Can Old Dogs Really Learn New Tricks?
Can Old Dogs Really Learn New Tricks?

Dear Tacit,

Is it really possible to change who we are?  I’m up there in years and have been doing things a certain way for a long time.  It just seems like it would be too hard to start to be different now.

Signed: Can Old Dogs Really Learn New Tricks

Dear Can New Dogs Really Learn New Tricks,

I promise you; every single person can (and does) change – at many points in their lives.  We are creatures who evolve.  Every new life circumstance and experience helps to shape the next step of our journey, in small and subtle ways.  So, without even being aware of it (and without any conscious effort at all on your part), you have already been changing, with every new day you have been living.

Let’s break it down even further.  Human beings have this thing called neuroplasticity of the brain.  Basically, this means our brains are malleable – they adapt and change based on need or habit, at both a conscious and unconscious level.  The brain takes in external information through our senses and reads the messaging that comes from within our internal systems, on a continuous and automatic basis. The pathways in our brains reorganize themselves by forming new neural connections on an ongoing basis.  Every new situation brings us more knowledge and understanding of the world around us and, if we are lucky, of ourselves.  Sometimes, this new information just gets stored away.  Life might be happening too fast for us to do much more than add to our internal database.  But when we take the time to sit and think about our experiences and the world around us, we form connections and increased awareness.  We transfer the learning that stems from the raw data collection process into intentional new links and possible concepts (through imaginings and ponderings and visualizations) which create the foundational blocks for intentional change.  This mental sense of self is called introspection – and it is the only one of our senses that actually gets stronger with age.  It creates wisdom.  And wisdom is what we need to trigger change of any kind.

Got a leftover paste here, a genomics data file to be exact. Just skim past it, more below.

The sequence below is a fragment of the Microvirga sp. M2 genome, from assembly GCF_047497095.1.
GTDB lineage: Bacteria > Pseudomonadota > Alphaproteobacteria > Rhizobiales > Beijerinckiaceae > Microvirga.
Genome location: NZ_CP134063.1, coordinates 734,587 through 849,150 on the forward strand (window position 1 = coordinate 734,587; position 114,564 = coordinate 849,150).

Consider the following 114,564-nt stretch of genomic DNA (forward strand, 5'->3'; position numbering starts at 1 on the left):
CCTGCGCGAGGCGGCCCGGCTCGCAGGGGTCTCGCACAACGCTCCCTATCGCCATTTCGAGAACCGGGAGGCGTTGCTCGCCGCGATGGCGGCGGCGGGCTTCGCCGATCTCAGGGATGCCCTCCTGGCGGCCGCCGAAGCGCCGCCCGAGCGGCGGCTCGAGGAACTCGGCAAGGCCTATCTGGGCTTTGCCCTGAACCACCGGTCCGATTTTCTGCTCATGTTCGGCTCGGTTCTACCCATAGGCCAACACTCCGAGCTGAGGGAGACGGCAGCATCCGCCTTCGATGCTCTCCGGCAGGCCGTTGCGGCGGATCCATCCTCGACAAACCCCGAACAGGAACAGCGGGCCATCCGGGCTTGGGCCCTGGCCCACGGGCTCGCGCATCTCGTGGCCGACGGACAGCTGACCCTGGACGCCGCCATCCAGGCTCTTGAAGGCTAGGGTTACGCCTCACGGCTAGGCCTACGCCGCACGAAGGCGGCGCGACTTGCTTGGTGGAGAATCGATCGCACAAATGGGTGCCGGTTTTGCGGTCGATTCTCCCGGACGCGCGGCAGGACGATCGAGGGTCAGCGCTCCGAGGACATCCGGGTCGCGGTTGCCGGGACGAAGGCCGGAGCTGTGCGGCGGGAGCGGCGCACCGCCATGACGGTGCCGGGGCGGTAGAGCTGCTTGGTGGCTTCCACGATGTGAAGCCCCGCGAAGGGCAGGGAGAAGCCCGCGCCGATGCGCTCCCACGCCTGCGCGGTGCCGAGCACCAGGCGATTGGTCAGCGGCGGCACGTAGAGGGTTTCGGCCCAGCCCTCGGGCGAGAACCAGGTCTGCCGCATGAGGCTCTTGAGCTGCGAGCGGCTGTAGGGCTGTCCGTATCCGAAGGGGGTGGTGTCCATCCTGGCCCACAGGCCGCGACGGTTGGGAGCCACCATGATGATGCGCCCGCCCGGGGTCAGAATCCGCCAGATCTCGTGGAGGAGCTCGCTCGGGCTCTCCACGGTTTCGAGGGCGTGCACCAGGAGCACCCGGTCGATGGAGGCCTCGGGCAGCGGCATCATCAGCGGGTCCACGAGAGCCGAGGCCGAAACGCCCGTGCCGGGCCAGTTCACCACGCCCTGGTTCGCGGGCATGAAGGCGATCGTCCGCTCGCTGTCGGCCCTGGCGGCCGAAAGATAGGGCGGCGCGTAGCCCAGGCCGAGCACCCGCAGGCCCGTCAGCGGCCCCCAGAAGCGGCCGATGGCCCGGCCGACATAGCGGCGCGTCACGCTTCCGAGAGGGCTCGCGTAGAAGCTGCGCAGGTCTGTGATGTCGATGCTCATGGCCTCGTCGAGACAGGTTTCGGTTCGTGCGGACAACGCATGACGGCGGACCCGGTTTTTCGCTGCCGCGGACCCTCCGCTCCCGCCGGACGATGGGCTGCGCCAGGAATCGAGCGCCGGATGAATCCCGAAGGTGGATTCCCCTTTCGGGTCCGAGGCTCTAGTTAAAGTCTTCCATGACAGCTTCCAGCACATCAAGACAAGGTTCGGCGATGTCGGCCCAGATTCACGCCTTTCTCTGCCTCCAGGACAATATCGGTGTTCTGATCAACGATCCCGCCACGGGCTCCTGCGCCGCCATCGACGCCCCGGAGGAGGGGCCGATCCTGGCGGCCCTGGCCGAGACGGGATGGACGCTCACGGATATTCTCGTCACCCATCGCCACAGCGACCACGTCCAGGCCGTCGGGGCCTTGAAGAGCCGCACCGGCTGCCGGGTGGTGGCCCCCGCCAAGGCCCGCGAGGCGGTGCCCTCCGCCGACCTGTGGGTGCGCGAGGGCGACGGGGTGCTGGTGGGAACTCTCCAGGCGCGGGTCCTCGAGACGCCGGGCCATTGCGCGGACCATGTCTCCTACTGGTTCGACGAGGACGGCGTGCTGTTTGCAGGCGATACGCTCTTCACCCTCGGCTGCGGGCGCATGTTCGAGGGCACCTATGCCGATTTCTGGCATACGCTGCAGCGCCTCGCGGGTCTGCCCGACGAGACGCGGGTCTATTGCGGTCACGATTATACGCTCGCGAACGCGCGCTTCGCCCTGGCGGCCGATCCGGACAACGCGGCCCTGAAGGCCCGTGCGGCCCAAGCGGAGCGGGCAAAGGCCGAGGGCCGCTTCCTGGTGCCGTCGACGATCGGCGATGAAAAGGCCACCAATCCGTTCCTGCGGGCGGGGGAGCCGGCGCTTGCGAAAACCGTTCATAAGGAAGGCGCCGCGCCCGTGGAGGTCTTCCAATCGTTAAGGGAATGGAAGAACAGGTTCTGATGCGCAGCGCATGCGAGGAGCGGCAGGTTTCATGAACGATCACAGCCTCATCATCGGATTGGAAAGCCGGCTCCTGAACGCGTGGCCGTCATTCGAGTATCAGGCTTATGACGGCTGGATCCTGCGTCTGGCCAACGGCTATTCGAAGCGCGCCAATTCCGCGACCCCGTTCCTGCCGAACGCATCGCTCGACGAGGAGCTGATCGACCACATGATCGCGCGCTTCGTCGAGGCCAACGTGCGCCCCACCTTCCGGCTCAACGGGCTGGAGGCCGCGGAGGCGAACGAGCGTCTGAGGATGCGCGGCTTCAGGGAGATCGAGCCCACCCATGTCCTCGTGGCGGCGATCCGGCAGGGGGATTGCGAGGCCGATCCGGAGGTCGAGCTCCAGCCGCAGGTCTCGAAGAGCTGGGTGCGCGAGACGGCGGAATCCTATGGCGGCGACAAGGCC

Now don’t get me wrong, change is hard.  The longer we have been doing something a certain way, the more we have ingrained a habitualized response pattern into our neuro-pathways.  So, change can take effort and work.  But even with how complicated the wiring in our brains might be, there is a very simple way to start to reprogram things.  We need to practice.  It is through the repeated firing of the new patterns (neural pathways) in our brains that the old habits fade away.  The brain is not technically a muscle, but it can be helpful to think of it like one.  The more we use certain neural pathways, the more cemented they become. Likewise, the less we do something in a particular way, the easier it is to dissolve those neural connections. So, in essence, the more often we exercise (or repeat) the new ways of thinking and acting, the more strengthened and easier the change becomes.

There are lots of great strategies to help make change easier – we can discuss those in another article, if you would like.  But the first and most important step to creating a change that will last is to want it badly enough.  Change can be uncomfortable when it’s new.  It takes hard work and it’s not always fun to do.  But if we can remind ourselves of the reasons that we want the change more than we focus on the effort and awkwardness that the change requires, the shift to the new neural pathway will be smoother.  Our brains are designed to embrace the easier route.  Motivation and desire do not always grow from the first steps of the change process.  Self-discipline and intentional decision-making (based on logical reasoning) often grease the wheel of change to get things rolling at the start of the process.  Figure out why you want the change and anchor firmly into the knowledge of its importance.  Practice the change over and over again, even when it’s hard.  And very soon, your brain will shift directions.  Before you know it, the change will be easier and more satisfying, and it will become a new habit that no longer requires any effort on your part.

Take care!

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